Guilt. It’s basically just something to occupy our time so we don’t get bored or have to look at the world ever or do our homework. How much simpler it is to feel guilty over the things we are failing to do than to do them. Oh, but I have discovered an even better thing! Don’t do the thing and don’t feel guilty about it! It’s a very confusing mental state, almost like being on drugs. You can’t slip up and start feeling guilty about not feeling guilty either, that’s cheating. You will find that the things that you do, in place of the things you think you ought to do, and/or feel guilty about not doing/not wanting to do (oh my god, I’m so tired and I’m only halfway through this sentence and now I’ve just added to it with this parentheses and there’s no escape) will be different. Different things. Different sorts of flavours of thoughts. Especially if, like me, you are used to a constant, low grade, arbitrary hum of guilt running on autopilot in the basement of your brain. Like a chest freezer full of food no one will ever want to eat. If you unplug said chest freezer (metaphorically, you see) and its hum is silenced, all the weird little animals who live in the walls of the house of your mind will come creeping out. There is stillness and quiet, so that butterfly thoughts don’t get blown out or overwhelmed. There’s more room for variety, because your default isn’t pulling everything so strongly into itself and making other thoughts guilt-coloured. Please, if it is your preference, replace every instance of the word “guilt” in this with “worry” or “anxiety” or “frothing scummy hatred.” I’ve never had a positive emotion long enough for it to become a default state, so I don’t know if your inner landscape gets sticky in the same way if you feel pleasant all the time. If you have had this happen, you should tell me about that, because I am curious.
We get in thought habits, which are also feeling habits. Feelings can be harder to pinpoint than thoughts because there isn’t necessarily a verbal rope to climb down into the morass. Par example, if you hear yourself think, “I’m a right cunt, I am,” you might say, “Gosh! That wasn’t very nice, Insert Name Here. I wonder if perhaps I am stuck in a loop of profitless abusive thought? I shall ask a friend!” But if there are no words and you just feel like liquid shit stuffed into a skin bag with a name tag stapled to its leaky forehead, that can be harder to be aware of and thus prevent. It’s like colour. If everything is blue, nothing is blue. You can’t tell what your default state is because it’s default. This is where friends and relations come in handy, especially if they are the good bespoke kind, because they will yell at you and give you cake and make you feel bad for feeling bad about yourself, but in a good way. An eye watery, stuffed animal, listening to a boys’ choir kind of way. They will tell you you are lovely and list your good qualities for you. This is helpful up to a point, but can also become boring.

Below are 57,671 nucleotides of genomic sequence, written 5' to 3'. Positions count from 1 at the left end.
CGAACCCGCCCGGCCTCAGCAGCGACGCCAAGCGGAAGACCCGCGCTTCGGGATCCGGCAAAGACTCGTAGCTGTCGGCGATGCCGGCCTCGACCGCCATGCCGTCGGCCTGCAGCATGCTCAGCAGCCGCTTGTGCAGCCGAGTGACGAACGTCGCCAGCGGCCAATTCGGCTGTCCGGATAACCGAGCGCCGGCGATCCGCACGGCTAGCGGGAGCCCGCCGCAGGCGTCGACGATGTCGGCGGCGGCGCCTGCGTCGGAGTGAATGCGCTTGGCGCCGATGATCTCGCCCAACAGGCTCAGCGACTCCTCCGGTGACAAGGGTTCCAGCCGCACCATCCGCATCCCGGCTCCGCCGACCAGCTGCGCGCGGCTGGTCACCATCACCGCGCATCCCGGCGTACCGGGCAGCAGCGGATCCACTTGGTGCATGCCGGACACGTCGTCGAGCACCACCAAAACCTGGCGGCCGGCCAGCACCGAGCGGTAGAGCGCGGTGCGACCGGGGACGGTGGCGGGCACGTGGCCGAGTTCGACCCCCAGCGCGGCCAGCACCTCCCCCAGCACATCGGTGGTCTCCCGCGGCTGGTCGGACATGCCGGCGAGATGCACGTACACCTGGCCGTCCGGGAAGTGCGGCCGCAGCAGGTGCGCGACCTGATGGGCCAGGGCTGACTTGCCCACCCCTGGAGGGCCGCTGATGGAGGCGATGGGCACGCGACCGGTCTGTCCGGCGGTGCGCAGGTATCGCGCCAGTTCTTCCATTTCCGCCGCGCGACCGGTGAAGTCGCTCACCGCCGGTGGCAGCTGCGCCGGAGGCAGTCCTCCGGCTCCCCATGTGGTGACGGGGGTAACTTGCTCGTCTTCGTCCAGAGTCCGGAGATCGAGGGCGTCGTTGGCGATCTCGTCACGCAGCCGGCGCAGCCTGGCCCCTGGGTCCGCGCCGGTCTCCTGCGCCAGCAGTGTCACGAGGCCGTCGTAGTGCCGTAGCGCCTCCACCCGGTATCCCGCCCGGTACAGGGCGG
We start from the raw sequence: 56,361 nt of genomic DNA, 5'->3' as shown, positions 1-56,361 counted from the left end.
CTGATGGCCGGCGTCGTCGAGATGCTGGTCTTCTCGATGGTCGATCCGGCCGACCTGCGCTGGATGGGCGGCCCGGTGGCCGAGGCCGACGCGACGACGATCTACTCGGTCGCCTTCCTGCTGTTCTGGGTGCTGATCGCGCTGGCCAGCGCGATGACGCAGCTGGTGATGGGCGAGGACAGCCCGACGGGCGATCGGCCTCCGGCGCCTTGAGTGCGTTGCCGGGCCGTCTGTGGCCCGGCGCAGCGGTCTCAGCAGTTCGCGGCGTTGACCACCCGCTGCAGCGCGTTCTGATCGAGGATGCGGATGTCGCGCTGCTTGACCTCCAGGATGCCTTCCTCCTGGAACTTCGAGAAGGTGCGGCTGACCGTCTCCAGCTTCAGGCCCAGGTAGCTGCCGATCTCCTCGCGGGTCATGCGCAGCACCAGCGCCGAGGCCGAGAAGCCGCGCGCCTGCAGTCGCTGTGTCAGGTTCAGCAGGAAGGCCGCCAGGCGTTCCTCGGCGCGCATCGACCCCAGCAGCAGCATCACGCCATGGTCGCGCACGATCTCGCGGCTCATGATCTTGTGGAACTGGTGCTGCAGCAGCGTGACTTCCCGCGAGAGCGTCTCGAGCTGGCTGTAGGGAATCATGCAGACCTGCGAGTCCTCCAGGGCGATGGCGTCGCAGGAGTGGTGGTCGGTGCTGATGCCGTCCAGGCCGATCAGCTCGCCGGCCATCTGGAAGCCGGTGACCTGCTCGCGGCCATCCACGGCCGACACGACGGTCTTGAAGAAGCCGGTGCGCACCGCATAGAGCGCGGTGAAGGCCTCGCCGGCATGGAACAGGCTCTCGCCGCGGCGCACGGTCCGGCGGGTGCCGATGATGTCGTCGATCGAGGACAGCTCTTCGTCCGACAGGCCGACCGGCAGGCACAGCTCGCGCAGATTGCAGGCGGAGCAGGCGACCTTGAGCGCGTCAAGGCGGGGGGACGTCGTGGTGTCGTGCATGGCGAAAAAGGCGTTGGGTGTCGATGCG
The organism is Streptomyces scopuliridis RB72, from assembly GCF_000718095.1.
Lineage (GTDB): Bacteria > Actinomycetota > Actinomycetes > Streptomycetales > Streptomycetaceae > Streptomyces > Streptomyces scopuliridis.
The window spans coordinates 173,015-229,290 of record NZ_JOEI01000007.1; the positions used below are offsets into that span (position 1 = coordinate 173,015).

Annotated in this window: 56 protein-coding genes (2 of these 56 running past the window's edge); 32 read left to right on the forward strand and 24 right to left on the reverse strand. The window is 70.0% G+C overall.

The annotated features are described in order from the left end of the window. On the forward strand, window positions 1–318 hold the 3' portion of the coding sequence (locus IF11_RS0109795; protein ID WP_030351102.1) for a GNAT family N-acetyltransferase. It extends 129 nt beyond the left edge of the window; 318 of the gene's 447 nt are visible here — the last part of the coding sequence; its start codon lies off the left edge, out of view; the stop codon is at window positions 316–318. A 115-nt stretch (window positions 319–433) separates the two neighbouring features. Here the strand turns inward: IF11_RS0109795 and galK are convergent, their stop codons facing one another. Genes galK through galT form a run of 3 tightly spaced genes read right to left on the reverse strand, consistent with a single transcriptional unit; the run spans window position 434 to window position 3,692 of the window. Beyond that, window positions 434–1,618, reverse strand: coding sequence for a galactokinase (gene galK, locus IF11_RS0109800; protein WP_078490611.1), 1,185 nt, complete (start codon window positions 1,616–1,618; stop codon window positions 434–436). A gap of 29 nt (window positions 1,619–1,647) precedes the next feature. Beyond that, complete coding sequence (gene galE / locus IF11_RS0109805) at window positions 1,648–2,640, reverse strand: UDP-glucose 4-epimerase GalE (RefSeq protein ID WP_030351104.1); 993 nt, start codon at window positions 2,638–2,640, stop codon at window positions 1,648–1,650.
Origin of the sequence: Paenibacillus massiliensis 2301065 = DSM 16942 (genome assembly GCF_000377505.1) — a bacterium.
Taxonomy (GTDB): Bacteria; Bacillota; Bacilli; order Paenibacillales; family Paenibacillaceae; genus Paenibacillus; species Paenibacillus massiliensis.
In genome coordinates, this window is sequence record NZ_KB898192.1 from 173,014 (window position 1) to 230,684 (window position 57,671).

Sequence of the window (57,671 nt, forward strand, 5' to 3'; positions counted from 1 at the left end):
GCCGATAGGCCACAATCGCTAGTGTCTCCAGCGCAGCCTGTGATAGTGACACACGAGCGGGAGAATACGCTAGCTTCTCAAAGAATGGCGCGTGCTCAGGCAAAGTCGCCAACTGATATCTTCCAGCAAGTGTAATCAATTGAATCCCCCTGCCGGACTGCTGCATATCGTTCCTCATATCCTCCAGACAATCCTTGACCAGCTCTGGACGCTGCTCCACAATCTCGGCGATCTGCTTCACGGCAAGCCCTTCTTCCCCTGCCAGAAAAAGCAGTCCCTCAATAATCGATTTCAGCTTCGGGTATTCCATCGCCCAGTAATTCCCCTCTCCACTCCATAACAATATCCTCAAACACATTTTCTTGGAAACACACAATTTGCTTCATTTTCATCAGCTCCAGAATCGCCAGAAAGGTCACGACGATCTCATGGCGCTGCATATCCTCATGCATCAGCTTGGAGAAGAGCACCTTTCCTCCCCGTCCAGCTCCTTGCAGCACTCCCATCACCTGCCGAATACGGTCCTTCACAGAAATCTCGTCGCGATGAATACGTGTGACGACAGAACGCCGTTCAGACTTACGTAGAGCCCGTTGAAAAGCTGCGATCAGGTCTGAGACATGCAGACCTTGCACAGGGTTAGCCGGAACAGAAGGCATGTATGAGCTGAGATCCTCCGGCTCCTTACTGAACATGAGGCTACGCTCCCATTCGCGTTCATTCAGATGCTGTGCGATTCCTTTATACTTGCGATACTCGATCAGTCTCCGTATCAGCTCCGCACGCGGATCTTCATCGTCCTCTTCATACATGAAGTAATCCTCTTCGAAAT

Once you are past the other-people-affirming-you part, you can gently investigate the ways in which you are not Jesus, the Buddha, or some other special, now deceased person. This is pulling the gross old frozen things out of your metaphor chest freezer. The corpse-white frozen peas of old trauma. The crystallised mystery meat chunks of that time you hit your brother too hard and made him bleed. The ancient gummy ice cream of failure. You don’t have to identify with these things. That’s the guilt part and we’re still not doing that, although you can go back to it at the end of the lesson if you really want to. Don’t identify with it, just admire it.
One way I am not like the Buddha is that I am very very lazy. My body naturally inclines to recline. I tend to laziness, both physically and mentally. I generally follow the laziness with guilt, but it corrupts the laziness and makes it not fun. Guilt clouds sensation. If you can really be there in your laziness, you need much less. Like a stronger strain of your preferred drug. Guilt is like water that dilutes the pleasant syrup of your foibles AND stops you looking at them properly. Dispense with it.
(Right now, for instance, I feel guilty about using the word “cunt” earlier in this broadcast. But you see, feeling guilty has caused me to use the word again, possibly upsetting the people I think it might upset even more. You see how profitless and indeed self defeating the whole business is.)
Remove guilt and you will feel fear slither down the drain with it, like the semi-animate clump of hair that goes out with the bathwater. And once fear and guilt have left a pleasant emptiness in the apartment of your soul, you will be able to tell what it is you really want to do. It will probably be a thing that looks boring but you won’t mind. Have fun.